Figure 3: Melanoma progression and the skin environment.
Our understanding of melanoma development and progression is changing towards a more complex model, one in which first genetic alterations are already observed in nevi. Mature, fully differentiated melanocytes are likely less prone to transforming than melanocyte precursor or stem cells, but neither has yet been identified in human skin. Tumor infiltrating fibroblasts (Fibr.), endothelial (Endo.) cells, and inflammatory and immune (Inflam.) cells play significant roles in tumor progression of primary (prim.) or metastatic (met.) lesions and can have either stimulatory or inhibitory activity. Normal melanocytes, nevus cells, or primary melanoma cells can undergo differentiation and death but we know little about the mechanisms.
Fukunaga-Kalabis, M., Martinez, G., Telson, S.M., Liu, Z.-J., Balint, K., Juhasz, I., Elder, D.E., Perbal, B., Herlyn, M.: Downregulation of CCN3 expression as a potential mechanism for melanoma progression. Oncogene 27(18): 2552-2560, 2007.
Fukunaga-Kalabis, M., Martinez, G., Nguyen, T-T.K, Kim, D., Santiago-Walker, A., Roesch, A., Herlyn, M.: Tenascin promotes melanoma progression by maintaining the ABCB5-positive side population. Oncogene 29(46): 6115-24, 2010.
Activated Notch signaling promotes melanoma progression
Aberrant Notch signaling has a major role in melanoma progression. Activated Notch signaling not only enhances primary melanoma cell proliferation in vitro and anchorage-dependent growth in soft-agar, but also accelerates xenografted primary melanoma growth in vivo and promotes metastasis formation in an experimental metastasis model, in which the malignant cells are injected intravenously. These data indicate that aberrantly regulated Notch signaling exerts an oncogenic effect on melanoma development and progression. However, it is unclear at present how Notch signaling is aberrantly activated during melanoma development.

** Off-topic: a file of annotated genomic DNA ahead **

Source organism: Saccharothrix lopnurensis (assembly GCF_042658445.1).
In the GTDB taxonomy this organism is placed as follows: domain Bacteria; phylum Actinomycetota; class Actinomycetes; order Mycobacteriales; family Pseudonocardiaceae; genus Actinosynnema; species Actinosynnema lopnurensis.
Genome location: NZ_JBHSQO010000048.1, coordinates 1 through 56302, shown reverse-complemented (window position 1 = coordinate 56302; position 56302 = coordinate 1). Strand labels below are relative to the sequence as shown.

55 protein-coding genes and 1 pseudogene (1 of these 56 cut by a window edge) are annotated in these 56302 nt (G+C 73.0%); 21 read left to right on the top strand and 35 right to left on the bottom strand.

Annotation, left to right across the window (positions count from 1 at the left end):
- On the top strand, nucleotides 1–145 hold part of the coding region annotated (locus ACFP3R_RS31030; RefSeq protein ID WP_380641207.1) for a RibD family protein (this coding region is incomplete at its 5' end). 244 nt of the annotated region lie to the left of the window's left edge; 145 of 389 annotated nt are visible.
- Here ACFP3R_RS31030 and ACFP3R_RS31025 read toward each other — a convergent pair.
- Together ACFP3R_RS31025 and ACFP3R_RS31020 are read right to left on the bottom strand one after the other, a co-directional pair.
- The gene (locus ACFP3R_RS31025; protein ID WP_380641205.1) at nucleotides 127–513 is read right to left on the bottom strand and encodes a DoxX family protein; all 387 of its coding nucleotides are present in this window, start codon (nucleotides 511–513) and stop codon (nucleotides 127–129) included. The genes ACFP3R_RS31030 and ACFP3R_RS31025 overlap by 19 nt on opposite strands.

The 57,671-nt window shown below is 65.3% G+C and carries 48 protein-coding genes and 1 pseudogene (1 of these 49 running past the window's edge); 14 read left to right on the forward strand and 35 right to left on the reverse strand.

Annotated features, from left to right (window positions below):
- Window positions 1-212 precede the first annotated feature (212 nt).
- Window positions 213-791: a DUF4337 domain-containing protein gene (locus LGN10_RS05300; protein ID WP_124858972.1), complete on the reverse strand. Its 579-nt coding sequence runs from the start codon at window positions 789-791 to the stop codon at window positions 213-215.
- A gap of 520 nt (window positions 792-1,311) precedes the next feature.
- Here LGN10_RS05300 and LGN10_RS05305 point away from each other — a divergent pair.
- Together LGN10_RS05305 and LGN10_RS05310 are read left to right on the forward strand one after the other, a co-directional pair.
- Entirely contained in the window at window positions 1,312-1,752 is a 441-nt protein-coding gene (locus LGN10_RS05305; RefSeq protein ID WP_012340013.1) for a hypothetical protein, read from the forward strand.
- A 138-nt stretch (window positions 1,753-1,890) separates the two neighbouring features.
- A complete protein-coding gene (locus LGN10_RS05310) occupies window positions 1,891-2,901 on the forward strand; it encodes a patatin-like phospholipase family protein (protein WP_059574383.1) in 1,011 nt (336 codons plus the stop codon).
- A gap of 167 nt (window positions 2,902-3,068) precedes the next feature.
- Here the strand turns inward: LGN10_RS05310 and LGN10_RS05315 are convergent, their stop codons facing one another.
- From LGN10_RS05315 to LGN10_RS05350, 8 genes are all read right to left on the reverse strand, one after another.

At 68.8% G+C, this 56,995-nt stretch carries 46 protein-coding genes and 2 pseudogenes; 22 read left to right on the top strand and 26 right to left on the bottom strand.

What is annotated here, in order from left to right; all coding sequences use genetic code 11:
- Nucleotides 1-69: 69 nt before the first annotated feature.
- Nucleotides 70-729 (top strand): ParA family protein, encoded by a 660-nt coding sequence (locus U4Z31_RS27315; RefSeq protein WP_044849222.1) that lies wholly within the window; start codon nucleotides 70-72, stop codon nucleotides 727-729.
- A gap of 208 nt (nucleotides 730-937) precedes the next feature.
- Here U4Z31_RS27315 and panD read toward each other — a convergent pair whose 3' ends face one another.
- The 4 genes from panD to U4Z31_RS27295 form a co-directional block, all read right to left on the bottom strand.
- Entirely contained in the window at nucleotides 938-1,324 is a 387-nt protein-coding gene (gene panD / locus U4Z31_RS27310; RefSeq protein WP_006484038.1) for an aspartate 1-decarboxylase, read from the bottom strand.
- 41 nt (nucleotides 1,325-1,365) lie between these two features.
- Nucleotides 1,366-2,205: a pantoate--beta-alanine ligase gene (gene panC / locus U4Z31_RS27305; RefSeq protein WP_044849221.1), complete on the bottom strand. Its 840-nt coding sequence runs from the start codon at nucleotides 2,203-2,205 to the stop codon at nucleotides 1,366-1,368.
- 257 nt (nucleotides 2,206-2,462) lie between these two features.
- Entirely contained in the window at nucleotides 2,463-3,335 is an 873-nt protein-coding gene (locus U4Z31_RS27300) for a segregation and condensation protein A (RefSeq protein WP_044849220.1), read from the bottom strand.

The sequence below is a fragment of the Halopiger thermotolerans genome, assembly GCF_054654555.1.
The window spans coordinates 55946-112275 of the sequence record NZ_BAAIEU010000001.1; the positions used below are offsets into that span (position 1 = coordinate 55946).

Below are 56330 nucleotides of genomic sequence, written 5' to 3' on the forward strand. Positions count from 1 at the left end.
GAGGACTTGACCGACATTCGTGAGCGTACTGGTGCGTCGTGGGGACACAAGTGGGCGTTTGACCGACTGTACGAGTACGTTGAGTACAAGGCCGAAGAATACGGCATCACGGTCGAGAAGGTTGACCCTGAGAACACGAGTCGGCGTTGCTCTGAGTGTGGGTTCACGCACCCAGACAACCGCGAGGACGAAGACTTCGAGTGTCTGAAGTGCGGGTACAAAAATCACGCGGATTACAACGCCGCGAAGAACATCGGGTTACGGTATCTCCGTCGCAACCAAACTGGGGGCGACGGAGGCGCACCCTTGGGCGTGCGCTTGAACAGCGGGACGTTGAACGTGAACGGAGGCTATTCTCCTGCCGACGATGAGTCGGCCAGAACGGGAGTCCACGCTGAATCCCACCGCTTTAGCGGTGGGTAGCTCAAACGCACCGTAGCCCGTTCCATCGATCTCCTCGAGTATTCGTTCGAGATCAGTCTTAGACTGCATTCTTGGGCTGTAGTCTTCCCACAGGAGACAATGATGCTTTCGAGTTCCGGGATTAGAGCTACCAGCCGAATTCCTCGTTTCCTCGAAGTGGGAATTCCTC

Active form Notch 1 (NIC) enhances subcutaneous tumor growth in primary melanoma cells. WM 35 (RGP) melanoma cell line transfected with GFP or NIC were injected into SCID mice subcutaneously (3x106 /mouse) with 8 mice in each group. Tumors were harvested at week 7 (a); tumor weight is shown in (b). Each bar in b represents the mean ± s.e.
Balint, K., Xiao, M., Pinnix, C.C., Soma, A., Veres, I., Juhasz, I., Brown, E.J., Capobianco, A.J., Herlyn, M., Liu, Z.J.: Activation of Notch1 signaling is required for beta-catenin-mediated human primary melanoma progression. J Clin Invest 115:3166-3176, 2005. PMID16239965
Liu, Z.J., Xiao, M., Balint, K., Soma, A., Pinnix, C.C., Capobianco, A.J., Velazquez, O.C., Herlyn, M.: Inhibition of endothelial cell proliferation by Notch1 signaling is mediated by repressing MPAK and PI3K/Akt pathways and requires MAML1. FASEB J, 20: 1009-1011, 2006. PMID16571776
Liu, Z.-J., Xiao, M., Balint, K., Smalley, K.S.M., Brafford, P., Qiu, E., Pinnix, C.C., Li, X., Herlyn, M.: Notch1 signaling promotes primary melanoma progression by activating Mitogen-Activated Protein Kinase/Phosphatidylinositol 3-kKnase-Akt pathways and upregulating N-cadherin expression. Cancer Res 66: 4182-4190, 2006. PMID16618740
Pinnix, C. C., Lee, J.T., Liu, Z-J. McDaid, R., Balint, K., Beverly, L.J., Brafford, P.A., Xiao, M., Himes, B., Zabierowski, S.E., Yashiro-Ohtani, Y., Nathanson, K.L., Bengston, A., Pollock, P.M., Weeraratna, A.T., Nickoloff, B.J., Pear, W.E., Capobianco, A.J., Herlyn, M.: Active Notch1 protein confers a transformed phenotype to primary human melanocytes. Cancer Res. 69: 5312-5320, 2009. PMID19549918 (PMC2755513)
The microscope in the image belonged to William E. Horner, M.D., a collaborator with Caspar Wistar, M.D., in the early 1800s.
Dr. Horner, a lecturer at the University of Pennsylvania, was a pioneer of the use of microscopes in anatomical and medical research. He authored Special Anatomy and Histology, a seminal text on the subject.